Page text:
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wookster77
Journeyman III

The effects of rapid heat changes over time on CPU lifespan - air cooler vs AIO

Hi all,

I've been looking at a high end air coolers vs water coolers for my Ryzen 9 5950x. I do video editing so I'll be switching from editing to rendering so I'll see temperature changes a lot. I read online that with air coolers you see faster changes in temperature from cold to hot and with AIOs you see more gradual changes.

People talk a lot about max heat and lifespan but I can't find anything on the effects of rapid heat changes on CPU lifespan and performance. Common sense tells me that rapid thermal change rates will strain anything physical, and a friend from the mechanical engineering world confirms it in general (not specifically for CPUs). 

Is anyone an AMD engineer on here or has similar experience that can comment on this?

I got myself a Noctua U-12A which is a very high end air cooler, which is listed as compatible for this CPU on the AMD website. I haven't installed it yet as I'm wondering if I should have gotten a water cooler. The physical box recommends water cooling.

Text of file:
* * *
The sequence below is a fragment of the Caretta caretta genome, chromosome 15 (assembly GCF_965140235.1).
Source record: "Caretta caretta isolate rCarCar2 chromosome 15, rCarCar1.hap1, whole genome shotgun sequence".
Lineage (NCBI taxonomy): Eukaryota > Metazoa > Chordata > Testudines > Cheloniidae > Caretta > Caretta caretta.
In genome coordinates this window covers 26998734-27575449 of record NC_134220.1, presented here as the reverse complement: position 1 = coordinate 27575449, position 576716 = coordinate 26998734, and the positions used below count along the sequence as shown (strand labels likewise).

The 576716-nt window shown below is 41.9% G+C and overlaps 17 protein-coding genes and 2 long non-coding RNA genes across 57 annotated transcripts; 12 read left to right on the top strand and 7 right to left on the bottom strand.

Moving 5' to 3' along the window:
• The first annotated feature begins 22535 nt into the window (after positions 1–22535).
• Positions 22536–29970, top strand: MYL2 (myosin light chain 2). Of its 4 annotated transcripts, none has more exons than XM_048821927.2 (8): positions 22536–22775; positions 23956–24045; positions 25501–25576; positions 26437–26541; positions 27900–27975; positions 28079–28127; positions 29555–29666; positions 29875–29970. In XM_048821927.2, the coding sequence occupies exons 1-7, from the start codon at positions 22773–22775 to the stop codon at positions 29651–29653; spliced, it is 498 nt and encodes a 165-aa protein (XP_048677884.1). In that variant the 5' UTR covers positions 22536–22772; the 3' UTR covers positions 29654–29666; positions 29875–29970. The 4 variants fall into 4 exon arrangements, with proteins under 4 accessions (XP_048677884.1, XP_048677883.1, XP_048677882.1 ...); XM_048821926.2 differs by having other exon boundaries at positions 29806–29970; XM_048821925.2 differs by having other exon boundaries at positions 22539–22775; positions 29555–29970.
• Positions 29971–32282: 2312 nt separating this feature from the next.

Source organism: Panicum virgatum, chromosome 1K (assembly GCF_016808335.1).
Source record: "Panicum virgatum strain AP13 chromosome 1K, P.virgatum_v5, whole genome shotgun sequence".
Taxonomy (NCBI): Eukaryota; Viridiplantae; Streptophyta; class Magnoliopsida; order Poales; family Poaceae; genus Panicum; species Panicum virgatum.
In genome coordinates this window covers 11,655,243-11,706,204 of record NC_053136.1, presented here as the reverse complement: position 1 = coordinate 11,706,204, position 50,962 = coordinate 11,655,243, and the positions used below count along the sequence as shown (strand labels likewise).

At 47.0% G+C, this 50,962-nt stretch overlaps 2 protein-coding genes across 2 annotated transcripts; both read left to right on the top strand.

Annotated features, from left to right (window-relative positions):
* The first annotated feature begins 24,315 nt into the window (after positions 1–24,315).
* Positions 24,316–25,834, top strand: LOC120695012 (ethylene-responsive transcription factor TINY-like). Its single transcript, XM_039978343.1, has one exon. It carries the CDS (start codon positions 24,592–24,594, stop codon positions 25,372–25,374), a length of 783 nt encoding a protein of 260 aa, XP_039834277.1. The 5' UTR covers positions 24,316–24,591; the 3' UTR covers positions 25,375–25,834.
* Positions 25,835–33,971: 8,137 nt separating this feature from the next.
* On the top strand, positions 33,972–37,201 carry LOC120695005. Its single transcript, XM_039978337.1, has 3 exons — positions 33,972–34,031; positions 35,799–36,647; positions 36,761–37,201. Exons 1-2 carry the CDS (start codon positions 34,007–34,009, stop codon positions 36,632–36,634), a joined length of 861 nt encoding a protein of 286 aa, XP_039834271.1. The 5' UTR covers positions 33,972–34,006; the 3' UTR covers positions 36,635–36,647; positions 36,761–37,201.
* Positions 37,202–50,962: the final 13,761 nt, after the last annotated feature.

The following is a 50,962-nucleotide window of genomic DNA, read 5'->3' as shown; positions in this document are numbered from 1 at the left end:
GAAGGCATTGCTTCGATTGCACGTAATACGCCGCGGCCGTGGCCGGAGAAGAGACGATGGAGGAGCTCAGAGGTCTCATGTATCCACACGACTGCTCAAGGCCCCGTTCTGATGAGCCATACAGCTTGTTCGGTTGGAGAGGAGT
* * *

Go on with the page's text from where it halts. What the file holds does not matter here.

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elstaci
MVP

Re: The effects of rapid heat changes over time on CPU lifespan - air cooler vs AIO

Your 16 core Ryzen 9 5950x has a CPU Cooler ratings of 105 Watts TDP and a Maximum Operating Temperature of 90C.

From what I have read, the latest AIO and AIR CPU Coolers offers similar cooling for a processor.

But for overclocking AIO is better suited than AIR even though it will be more expensive and have higher maintenance.

This Intel Tech site give a very good technical explanation of the difference between AIO and AIR CPU Coolers: https://www.intel.com/content/www/us/en/gaming/resources/cpu-cooler-liquid-cooling-vs-air-cooling.ht...

Temperature Regulation

If you’re serious about overclocking, or plan on undertaking CPU-intensive tasks like rendering video or streaming, liquid cooling might be the best choice.

According to Mark Gallina, liquid cooling more “efficiently distributes heat over more convection surface area (radiator) than pure conduction, allowing for reduced fan speeds (better acoustics) or higher total power.”

In other words, it’s more efficient, and often quieter. If you want the lowest possible temperatures, or if you’re interested in a quieter solution and don’t mind a slightly more complex installation process, liquid cooling is probably the best option.

Air coolers are quite good at relocating heat away from the CPU, but keep in mind that heat is then dispersed into the case. This can raise the ambient temperature of the system overall. Liquid coolers do a better job of relocating that heat outside of the system via the fans on the radiator.

 

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